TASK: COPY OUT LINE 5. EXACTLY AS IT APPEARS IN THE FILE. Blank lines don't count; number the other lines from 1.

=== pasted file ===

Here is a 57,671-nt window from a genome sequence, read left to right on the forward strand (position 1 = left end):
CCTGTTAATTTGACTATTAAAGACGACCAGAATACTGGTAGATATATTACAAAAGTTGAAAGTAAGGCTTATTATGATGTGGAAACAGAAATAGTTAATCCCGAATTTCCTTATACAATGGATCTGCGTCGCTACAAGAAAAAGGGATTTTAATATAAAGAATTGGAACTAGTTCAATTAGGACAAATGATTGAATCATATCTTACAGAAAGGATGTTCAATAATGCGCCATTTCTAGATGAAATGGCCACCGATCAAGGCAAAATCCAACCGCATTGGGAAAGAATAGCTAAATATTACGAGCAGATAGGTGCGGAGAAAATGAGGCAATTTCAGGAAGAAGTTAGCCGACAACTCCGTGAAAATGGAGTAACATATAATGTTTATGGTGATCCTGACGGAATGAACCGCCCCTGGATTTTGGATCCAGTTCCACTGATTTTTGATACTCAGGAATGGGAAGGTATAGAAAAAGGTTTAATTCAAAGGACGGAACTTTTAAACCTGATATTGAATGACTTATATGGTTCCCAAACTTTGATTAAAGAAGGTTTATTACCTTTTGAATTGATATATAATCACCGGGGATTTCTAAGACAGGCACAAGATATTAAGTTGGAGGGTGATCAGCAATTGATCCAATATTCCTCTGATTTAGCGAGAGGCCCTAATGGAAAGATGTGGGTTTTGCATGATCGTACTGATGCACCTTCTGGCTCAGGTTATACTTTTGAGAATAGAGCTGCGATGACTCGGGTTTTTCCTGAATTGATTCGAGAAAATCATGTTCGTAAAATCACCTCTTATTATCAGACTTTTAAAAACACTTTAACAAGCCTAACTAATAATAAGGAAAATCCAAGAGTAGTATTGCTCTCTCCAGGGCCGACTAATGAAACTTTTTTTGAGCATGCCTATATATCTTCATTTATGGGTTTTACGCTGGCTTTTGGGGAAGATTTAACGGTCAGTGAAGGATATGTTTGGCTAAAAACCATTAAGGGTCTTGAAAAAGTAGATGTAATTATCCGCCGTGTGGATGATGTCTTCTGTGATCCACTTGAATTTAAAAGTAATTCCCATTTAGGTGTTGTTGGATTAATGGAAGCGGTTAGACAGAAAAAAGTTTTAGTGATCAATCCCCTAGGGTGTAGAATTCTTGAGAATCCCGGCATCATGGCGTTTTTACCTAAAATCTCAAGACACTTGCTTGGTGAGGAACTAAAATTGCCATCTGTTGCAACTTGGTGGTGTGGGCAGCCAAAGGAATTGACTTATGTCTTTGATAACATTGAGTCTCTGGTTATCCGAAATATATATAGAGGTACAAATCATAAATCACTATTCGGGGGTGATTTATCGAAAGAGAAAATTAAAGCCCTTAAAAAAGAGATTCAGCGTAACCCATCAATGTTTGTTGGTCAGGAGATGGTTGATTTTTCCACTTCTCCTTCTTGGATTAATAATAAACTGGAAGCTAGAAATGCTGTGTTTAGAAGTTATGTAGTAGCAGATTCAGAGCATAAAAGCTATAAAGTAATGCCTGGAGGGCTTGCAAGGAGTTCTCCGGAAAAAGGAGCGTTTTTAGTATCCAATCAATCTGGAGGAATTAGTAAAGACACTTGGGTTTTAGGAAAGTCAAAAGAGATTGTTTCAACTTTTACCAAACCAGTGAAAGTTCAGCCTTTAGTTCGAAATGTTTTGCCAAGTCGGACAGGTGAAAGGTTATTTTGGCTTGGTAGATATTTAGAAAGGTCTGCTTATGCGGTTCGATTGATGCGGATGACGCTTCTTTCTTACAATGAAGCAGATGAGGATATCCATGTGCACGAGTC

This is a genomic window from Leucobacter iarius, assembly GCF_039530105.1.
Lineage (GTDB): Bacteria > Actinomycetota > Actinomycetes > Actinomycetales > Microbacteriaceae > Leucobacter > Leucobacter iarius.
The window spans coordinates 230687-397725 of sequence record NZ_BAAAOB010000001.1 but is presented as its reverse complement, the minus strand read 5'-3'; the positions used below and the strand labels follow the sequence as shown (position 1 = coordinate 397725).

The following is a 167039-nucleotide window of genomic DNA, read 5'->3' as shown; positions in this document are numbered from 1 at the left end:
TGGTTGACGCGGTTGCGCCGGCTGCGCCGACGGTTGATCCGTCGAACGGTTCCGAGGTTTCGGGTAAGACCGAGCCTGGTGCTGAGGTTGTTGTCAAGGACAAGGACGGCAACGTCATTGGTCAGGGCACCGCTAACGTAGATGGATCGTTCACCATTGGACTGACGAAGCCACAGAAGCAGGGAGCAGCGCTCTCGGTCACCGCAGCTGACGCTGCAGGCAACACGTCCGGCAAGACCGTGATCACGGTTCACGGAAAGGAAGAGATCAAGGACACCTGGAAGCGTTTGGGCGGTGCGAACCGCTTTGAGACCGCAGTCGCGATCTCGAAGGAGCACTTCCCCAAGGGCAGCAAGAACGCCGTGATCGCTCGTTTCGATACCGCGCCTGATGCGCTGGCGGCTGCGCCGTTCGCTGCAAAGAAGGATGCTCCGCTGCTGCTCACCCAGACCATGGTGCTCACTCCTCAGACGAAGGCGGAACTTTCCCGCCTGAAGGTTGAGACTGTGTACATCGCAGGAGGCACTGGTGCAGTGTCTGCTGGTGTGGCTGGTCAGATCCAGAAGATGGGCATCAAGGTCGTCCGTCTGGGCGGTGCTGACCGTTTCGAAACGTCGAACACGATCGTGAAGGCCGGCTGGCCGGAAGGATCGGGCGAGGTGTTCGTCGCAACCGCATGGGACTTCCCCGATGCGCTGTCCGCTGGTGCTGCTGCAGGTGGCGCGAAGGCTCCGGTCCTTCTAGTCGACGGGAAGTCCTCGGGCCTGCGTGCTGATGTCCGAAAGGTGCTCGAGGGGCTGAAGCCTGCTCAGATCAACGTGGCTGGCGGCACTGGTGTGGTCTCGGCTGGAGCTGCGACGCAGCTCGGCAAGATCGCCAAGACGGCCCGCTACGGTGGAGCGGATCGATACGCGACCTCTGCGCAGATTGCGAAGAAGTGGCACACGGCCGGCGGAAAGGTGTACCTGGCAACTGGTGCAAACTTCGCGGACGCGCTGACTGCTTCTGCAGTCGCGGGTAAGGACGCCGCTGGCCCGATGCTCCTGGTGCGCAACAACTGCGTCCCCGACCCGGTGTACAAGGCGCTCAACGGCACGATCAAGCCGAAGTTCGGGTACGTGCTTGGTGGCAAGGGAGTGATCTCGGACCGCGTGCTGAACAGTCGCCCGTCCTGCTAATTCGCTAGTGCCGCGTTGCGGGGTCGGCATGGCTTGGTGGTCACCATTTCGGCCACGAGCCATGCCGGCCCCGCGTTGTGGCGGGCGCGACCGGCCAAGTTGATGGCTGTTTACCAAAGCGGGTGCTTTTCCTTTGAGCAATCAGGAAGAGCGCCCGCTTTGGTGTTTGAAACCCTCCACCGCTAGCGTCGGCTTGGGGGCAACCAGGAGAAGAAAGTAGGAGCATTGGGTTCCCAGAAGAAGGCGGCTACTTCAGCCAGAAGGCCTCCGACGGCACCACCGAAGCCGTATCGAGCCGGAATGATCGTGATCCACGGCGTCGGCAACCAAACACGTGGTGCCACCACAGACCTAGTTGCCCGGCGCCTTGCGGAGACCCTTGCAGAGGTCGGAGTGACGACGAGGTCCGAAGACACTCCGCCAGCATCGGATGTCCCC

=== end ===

The window spans coordinates 230687-397725 of sequence record NZ_BAAAOB010000001.1 but is presented as its reverse complement, the minus strand read 5'-3'; the positions used below and the strand labels follow the sequence as shown (position 1 = coordinate 397725).